single play; Victoria: Requiem (Officium defunctorum 1605) Gabrieli Consort / Paul McCreesh (DG Archiv 447 095-2)

'Don't imagine for one moment that music such as this can be sold on the same winning ticket as the chart-topping Spanish monks (though doubtless that's how the industry will be selling it). Passive listening is not an option'
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The Independent Culture
"Respects and obsequies celebrated in the convent and royal chapel of the Descalzas by the stewards and executors of Her Christian Majesty the Empress [Maria of Austria]." In the year 1603. Now close your eyes and imagine the royal chapel "hung with black velvet and damasks... In the centre the sumptuous catafalque was supported on a frame 18 feet wide and 54 feet high without counting the Imperial crown at its pinnacle." The details are important. Paul McCreesh and his Gabrieli Consort aim to re-create not just the music but the whole experience: the sights, sounds, atmosphere, emotion of the occasion - to transport you, mind, body, and spirit.

The Mass proper begins in darkness - a single line of plainchant on the words "Requiem aeternam". But other voices begin lending harmonies, so discreet you're not quite sure you're hearing them at first. Gradually the harmonies intensify - wondrously - overlapping, echoing, re-echoing, filling the darkened space with light: "et lux perpetua luceat eis". The glory of Victoria's polyphony lies in its richness, its high colour and high drama, density and daring. Ancient, but Spanish. And in vivid contrast to the austerity, the sombre unisons of the plainchant. Of course, that too carries a hypnotic power all of its own, as current listening trends will testify. Consider here the protracted Dies Irae, sternly but soberly announced as befits its message, but characterised, lifted, by telling variations in voice type.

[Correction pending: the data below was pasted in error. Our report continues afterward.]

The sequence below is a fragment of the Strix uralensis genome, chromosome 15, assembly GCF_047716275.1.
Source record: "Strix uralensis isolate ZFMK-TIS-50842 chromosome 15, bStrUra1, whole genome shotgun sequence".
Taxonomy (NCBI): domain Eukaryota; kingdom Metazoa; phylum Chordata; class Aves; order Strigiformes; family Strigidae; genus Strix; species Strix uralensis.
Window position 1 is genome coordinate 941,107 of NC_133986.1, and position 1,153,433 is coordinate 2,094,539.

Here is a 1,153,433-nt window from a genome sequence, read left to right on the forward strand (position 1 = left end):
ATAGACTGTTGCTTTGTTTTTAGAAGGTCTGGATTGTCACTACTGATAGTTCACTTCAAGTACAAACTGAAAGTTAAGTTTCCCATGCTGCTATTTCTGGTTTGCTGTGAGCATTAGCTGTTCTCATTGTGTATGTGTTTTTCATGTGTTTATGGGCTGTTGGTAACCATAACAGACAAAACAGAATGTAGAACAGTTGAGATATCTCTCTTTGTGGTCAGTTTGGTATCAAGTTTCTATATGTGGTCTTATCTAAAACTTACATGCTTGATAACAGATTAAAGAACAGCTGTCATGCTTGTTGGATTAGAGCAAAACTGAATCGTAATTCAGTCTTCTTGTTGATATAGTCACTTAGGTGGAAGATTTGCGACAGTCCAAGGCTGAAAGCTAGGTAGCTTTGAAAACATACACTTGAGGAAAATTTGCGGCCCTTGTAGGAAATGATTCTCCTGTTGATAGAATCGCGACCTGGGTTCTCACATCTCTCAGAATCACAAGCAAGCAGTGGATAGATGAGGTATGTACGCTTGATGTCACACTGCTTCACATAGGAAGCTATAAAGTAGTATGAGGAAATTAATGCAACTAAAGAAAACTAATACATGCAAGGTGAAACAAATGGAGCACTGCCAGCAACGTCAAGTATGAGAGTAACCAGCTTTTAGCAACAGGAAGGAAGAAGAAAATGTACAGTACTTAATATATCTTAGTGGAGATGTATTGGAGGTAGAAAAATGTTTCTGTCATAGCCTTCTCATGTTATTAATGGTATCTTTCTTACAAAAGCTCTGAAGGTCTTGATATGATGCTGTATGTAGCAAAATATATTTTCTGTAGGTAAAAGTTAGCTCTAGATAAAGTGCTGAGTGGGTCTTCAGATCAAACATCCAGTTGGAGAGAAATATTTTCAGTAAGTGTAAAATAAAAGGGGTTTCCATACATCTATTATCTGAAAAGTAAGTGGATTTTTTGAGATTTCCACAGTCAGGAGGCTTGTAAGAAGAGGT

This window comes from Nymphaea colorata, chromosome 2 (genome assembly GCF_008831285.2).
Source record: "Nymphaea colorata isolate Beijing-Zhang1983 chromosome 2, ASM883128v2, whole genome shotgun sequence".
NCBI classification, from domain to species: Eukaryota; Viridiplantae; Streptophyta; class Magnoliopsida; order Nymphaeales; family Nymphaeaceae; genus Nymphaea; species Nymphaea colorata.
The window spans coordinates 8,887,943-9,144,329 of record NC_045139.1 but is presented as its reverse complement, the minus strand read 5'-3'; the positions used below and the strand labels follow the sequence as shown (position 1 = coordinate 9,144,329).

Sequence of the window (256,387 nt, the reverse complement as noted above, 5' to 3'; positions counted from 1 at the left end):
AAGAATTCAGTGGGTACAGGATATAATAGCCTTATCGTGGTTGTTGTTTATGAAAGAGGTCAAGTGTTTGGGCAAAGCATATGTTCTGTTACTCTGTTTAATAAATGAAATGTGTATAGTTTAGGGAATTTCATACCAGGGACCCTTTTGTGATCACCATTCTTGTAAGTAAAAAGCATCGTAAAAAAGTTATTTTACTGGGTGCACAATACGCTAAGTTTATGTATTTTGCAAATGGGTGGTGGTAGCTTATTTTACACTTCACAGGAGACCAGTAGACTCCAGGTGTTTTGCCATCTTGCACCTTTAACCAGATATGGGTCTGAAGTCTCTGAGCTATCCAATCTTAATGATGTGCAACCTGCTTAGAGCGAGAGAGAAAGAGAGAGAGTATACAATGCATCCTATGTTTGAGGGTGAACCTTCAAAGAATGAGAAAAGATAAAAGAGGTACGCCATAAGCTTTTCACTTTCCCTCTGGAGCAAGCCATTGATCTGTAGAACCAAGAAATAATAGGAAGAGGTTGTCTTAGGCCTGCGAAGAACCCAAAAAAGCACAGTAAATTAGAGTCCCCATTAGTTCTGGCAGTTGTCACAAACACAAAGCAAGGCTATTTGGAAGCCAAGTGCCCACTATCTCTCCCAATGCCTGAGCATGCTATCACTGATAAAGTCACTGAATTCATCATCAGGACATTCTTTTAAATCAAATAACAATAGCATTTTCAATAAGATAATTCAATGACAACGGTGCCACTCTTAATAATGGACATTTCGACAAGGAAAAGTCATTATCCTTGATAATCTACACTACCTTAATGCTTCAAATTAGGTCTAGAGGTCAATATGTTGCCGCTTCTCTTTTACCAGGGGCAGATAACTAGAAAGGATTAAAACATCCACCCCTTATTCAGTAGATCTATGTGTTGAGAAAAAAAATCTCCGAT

But don't imagine for one moment that music such as this can be sold on the same winning ticket as the chart-topping Spanish monks (though doubtless that's how the industry will be selling it). Passive listening is not an option. The "auditory sedative" principle does not apply here. Victoria's polyphony explodes from its formal context, lending an emotive charge to key moments in the proceedings. There isn't much of it, but when it comes... After the Dies Irae, after the Gospel with its ritual lighting of candles, the advent of the Offertorium, of harmony after so much monophony, of tenor voices seeming to ignite the words "libera animas omnium fidelium defunctorum" ("deliver the souls of all who died in faith"), is something quite extraordinary. So, too, is the way the polyphony literally radiates from the word "Sanctus", culminating in a thrilling climax with the words "Hosanna in excelsis", falsettists ringing out on the top line.

The singing is quite wonderful, the stony, spacial atmosphere of Brinkburn Priory, Northumberland, adding considerably to the mystique of it all. "Let music rise out of chant as life rises out of ashes": you'll remember those words as Victoria arrives at his final cadence ("Kyrie eleison"). A few seconds of music, but almost worth the price of the disc alone.

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